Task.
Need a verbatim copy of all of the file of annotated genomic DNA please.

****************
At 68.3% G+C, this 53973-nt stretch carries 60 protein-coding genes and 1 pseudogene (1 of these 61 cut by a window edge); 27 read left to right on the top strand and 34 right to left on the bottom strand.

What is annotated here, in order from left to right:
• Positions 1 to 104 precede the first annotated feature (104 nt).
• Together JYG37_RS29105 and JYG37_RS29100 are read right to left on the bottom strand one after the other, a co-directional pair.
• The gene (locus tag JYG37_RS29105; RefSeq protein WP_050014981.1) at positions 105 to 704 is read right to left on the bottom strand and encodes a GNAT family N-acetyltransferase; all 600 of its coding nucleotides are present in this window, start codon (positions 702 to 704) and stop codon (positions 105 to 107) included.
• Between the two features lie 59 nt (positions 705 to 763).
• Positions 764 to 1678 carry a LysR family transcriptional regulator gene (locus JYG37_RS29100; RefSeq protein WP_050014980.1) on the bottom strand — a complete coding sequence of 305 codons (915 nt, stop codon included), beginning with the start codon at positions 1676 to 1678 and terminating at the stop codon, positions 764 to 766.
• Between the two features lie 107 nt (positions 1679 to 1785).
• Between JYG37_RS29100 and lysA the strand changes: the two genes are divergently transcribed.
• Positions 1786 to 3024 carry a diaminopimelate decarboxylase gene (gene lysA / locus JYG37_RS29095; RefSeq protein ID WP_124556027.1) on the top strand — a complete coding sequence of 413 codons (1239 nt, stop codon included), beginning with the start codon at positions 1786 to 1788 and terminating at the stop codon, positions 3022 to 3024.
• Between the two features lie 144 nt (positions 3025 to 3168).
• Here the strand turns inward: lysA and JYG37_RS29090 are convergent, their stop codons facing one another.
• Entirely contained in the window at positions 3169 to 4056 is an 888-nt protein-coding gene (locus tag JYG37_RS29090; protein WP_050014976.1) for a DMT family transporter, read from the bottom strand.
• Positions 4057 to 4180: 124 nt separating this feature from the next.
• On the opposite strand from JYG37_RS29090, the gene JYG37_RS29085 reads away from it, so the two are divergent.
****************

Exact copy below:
At 68.3% G+C, this 53973-nt stretch carries 60 protein-coding genes and 1 pseudogene (1 of these 61 cut by a window edge); 27 read left to right on the top strand and 34 right to left on the bottom strand.

What is annotated here, in order from left to right:
• Positions 1 to 104 precede the first annotated feature (104 nt).
• Together JYG37_RS29105 and JYG37_RS29100 are read right to left on the bottom strand one after the other, a co-directional pair.
• The gene (locus tag JYG37_RS29105; RefSeq protein WP_050014981.1) at positions 105 to 704 is read right to left on the bottom strand and encodes a GNAT family N-acetyltransferase; all 600 of its coding nucleotides are present in this window, start codon (positions 702 to 704) and stop codon (positions 105 to 107) included.
• Between the two features lie 59 nt (positions 705 to 763).
• Positions 764 to 1678 carry a LysR family transcriptional regulator gene (locus JYG37_RS29100; RefSeq protein WP_050014980.1) on the bottom strand — a complete coding sequence of 305 codons (915 nt, stop codon included), beginning with the start codon at positions 1676 to 1678 and terminating at the stop codon, positions 764 to 766.
• Between the two features lie 107 nt (positions 1679 to 1785).
• Between JYG37_RS29100 and lysA the strand changes: the two genes are divergently transcribed.
• Positions 1786 to 3024 carry a diaminopimelate decarboxylase gene (gene lysA / locus JYG37_RS29095; RefSeq protein ID WP_124556027.1) on the top strand — a complete coding sequence of 413 codons (1239 nt, stop codon included), beginning with the start codon at positions 1786 to 1788 and terminating at the stop codon, positions 3022 to 3024.
• Between the two features lie 144 nt (positions 3025 to 3168).
• Here the strand turns inward: lysA and JYG37_RS29090 are convergent, their stop codons facing one another.
• Entirely contained in the window at positions 3169 to 4056 is an 888-nt protein-coding gene (locus tag JYG37_RS29090; protein WP_050014976.1) for a DMT family transporter, read from the bottom strand.
• Positions 4057 to 4180: 124 nt separating this feature from the next.
• On the opposite strand from JYG37_RS29090, the gene JYG37_RS29085 reads away from it, so the two are divergent.